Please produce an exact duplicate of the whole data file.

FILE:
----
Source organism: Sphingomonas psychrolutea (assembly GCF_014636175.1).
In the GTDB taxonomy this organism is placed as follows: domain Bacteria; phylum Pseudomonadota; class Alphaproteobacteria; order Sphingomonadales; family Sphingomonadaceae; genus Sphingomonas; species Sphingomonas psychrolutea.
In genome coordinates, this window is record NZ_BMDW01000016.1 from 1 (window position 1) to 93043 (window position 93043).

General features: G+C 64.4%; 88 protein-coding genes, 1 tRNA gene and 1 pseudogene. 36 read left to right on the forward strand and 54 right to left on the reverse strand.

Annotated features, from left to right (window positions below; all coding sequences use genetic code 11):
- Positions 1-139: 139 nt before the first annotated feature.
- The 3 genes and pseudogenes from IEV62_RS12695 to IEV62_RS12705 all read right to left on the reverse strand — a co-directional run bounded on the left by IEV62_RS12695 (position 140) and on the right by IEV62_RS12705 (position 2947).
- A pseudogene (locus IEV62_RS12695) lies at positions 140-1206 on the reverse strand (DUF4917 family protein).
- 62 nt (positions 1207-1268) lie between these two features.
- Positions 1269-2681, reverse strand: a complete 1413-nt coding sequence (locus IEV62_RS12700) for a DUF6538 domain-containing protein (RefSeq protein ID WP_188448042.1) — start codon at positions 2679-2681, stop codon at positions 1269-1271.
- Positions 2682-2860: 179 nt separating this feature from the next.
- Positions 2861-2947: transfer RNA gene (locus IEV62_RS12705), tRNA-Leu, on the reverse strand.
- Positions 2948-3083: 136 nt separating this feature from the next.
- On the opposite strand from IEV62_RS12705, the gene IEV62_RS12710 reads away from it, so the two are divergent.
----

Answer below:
Source organism: Sphingomonas psychrolutea (assembly GCF_014636175.1).
In the GTDB taxonomy this organism is placed as follows: domain Bacteria; phylum Pseudomonadota; class Alphaproteobacteria; order Sphingomonadales; family Sphingomonadaceae; genus Sphingomonas; species Sphingomonas psychrolutea.
In genome coordinates, this window is record NZ_BMDW01000016.1 from 1 (window position 1) to 93043 (window position 93043).

General features: G+C 64.4%; 88 protein-coding genes, 1 tRNA gene and 1 pseudogene. 36 read left to right on the forward strand and 54 right to left on the reverse strand.

Annotated features, from left to right (window positions below; all coding sequences use genetic code 11):
- Positions 1-139: 139 nt before the first annotated feature.
- The 3 genes and pseudogenes from IEV62_RS12695 to IEV62_RS12705 all read right to left on the reverse strand — a co-directional run bounded on the left by IEV62_RS12695 (position 140) and on the right by IEV62_RS12705 (position 2947).
- A pseudogene (locus IEV62_RS12695) lies at positions 140-1206 on the reverse strand (DUF4917 family protein).
- 62 nt (positions 1207-1268) lie between these two features.
- Positions 1269-2681, reverse strand: a complete 1413-nt coding sequence (locus IEV62_RS12700) for a DUF6538 domain-containing protein (RefSeq protein ID WP_188448042.1) — start codon at positions 2679-2681, stop codon at positions 1269-1271.
- Positions 2682-2860: 179 nt separating this feature from the next.
- Positions 2861-2947: transfer RNA gene (locus IEV62_RS12705), tRNA-Leu, on the reverse strand.
- Positions 2948-3083: 136 nt separating this feature from the next.
- On the opposite strand from IEV62_RS12705, the gene IEV62_RS12710 reads away from it, so the two are divergent.